First Amendment

In 1969 in Tinker v. Des Moines Independent Community School District, the U.S. Supreme Court held that school officials may discipline students who engage in speech that would materially and substantially disrupt the work and discipline of the school. In Mahanoy Area School District v. B.L., the Supreme Court will...

In Americans for Prosperity v. Becerra and Thomas More Law Center v. Becerra the petitioners claim that a California law requiring them to submit to the California Attorney General their IRS Form 990 Schedule B, which lists their largest donors, violates the First Amendment. California law requires the Attorney General to...

In Danville Christian Academy v. Beshear the U.S. Supreme Court allowed a Sixth Circuit decision to remain in place which upheld Kentucky Governor Andy Beshear’s executive order closing all K-12 schools, including religious schools, from November 18 until January 4 due to the COVID-19 pandemic.

The governor’s “school” executive order temporarily closed all elementary, middle, and high schools but allowed preschools, colleges, and...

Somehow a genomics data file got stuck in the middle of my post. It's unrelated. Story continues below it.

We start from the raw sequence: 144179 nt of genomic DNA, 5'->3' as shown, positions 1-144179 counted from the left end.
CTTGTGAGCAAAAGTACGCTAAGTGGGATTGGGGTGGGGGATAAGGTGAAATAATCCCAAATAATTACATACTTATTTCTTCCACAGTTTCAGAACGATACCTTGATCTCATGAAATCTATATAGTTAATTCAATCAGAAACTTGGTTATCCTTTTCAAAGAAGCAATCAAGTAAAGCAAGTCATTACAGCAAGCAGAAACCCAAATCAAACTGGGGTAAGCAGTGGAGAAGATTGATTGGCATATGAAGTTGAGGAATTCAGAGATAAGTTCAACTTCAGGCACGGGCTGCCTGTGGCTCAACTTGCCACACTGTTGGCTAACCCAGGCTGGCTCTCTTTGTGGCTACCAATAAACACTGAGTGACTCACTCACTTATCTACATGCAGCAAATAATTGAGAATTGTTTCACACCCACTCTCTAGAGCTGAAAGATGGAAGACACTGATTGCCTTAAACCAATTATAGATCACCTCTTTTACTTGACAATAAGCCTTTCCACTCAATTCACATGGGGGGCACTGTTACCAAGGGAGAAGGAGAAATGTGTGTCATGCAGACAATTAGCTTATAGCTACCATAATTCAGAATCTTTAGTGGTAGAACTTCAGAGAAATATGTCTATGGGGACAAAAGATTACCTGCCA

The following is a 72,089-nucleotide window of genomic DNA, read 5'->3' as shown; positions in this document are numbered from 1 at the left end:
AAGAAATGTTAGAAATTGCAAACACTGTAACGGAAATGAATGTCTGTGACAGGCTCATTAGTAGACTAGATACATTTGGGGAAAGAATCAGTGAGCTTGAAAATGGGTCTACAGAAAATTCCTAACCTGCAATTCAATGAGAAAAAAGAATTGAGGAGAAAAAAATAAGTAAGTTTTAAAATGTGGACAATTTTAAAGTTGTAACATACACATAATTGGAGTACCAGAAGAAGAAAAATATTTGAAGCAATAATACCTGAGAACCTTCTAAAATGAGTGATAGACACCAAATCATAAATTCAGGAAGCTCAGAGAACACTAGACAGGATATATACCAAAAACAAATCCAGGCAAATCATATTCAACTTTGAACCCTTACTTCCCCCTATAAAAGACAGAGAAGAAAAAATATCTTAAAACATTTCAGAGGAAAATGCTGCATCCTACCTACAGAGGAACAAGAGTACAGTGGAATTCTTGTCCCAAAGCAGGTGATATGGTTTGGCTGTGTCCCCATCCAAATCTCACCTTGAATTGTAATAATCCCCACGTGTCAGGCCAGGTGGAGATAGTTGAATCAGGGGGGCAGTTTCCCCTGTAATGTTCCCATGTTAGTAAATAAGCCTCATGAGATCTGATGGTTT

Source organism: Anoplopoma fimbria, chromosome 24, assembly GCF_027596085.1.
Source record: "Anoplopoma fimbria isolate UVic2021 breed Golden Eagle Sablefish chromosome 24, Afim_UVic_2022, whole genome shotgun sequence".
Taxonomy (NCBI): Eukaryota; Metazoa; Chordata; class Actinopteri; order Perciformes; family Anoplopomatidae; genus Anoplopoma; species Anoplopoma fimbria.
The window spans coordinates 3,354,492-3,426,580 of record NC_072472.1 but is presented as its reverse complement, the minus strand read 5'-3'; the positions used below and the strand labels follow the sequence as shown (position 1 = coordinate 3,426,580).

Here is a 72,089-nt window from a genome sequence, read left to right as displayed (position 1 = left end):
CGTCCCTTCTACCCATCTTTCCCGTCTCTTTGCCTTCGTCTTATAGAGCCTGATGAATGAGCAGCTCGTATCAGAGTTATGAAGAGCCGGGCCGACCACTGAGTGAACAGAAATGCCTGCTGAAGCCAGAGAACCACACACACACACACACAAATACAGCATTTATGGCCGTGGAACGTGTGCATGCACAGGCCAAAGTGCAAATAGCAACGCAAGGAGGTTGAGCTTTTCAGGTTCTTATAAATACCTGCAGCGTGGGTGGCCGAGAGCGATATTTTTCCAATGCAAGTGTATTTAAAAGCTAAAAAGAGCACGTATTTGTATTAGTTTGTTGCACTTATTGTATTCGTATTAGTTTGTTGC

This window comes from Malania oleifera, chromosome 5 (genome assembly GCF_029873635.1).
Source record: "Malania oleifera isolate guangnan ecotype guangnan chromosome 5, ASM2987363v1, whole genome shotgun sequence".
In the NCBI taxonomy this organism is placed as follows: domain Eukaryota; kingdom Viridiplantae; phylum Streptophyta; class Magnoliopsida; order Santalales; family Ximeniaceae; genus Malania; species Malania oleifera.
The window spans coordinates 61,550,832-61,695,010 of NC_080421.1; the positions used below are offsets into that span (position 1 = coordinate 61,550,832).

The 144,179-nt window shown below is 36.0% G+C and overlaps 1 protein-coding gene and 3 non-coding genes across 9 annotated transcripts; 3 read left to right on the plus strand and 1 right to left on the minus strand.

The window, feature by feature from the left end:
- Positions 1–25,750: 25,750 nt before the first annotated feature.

The U.S. Supreme Court sent two cases involving limits on religious service attendance back to lower courts to reconsider in light of Roman Catholic Diocese of Brooklyn, New York v. Cuomo. In that case the Court ruled 5-4 that New York’s limits on attending religious services to 10 or 25 people while grocery stores, banks, and laundromats, etc. could admit as many people as the liked, likely violated the First Amendment. Prior to the New York case the...

In Carney v. Adams the Supreme Court held unanimously that James Adams lacked standing to challenge a Delaware constitutional provision that requires that appointments to Delaware’s major courts reflect a partisan balance.

Delaware’s Constitution states that no more than a bare majority of members of any of its five major courts may belong to any one political party. It also requires, with respect to three of those courts, that the remaining...

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